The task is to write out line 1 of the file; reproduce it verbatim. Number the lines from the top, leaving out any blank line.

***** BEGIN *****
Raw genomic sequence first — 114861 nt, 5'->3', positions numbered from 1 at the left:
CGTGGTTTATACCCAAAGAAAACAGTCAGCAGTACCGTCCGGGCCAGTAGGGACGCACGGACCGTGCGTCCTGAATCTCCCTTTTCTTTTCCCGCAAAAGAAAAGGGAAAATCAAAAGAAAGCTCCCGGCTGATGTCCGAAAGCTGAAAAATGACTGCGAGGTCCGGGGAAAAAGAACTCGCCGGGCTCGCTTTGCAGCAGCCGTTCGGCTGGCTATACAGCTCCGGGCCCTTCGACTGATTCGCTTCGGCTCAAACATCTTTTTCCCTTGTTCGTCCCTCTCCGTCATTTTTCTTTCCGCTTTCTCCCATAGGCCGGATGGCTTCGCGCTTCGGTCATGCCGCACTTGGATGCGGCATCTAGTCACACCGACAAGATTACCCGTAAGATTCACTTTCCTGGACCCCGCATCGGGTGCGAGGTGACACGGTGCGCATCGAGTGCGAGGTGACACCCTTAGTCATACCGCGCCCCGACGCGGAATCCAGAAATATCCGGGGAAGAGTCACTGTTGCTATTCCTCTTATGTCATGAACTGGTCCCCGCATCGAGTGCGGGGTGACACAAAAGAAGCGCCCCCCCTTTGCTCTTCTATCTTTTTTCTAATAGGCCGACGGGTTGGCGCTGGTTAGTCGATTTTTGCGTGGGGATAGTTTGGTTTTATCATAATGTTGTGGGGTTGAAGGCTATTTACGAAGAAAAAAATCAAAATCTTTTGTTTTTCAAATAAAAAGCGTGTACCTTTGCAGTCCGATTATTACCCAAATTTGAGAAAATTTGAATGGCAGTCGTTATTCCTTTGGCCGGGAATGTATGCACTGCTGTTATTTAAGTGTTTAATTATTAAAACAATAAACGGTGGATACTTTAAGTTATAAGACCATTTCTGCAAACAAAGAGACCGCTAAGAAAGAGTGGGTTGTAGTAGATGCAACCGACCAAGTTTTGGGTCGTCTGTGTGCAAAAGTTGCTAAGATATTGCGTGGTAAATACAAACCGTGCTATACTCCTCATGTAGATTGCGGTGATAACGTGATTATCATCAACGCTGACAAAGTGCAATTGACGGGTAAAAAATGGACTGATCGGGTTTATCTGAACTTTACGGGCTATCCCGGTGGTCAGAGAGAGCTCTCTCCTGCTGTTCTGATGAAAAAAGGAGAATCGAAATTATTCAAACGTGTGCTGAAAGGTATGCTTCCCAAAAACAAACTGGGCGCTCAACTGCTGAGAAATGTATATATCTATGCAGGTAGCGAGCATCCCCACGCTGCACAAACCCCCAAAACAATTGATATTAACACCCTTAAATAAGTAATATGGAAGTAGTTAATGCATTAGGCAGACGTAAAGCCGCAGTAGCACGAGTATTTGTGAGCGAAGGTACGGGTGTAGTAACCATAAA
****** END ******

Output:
Raw genomic sequence first — 114861 nt, 5'->3', positions numbered from 1 at the left: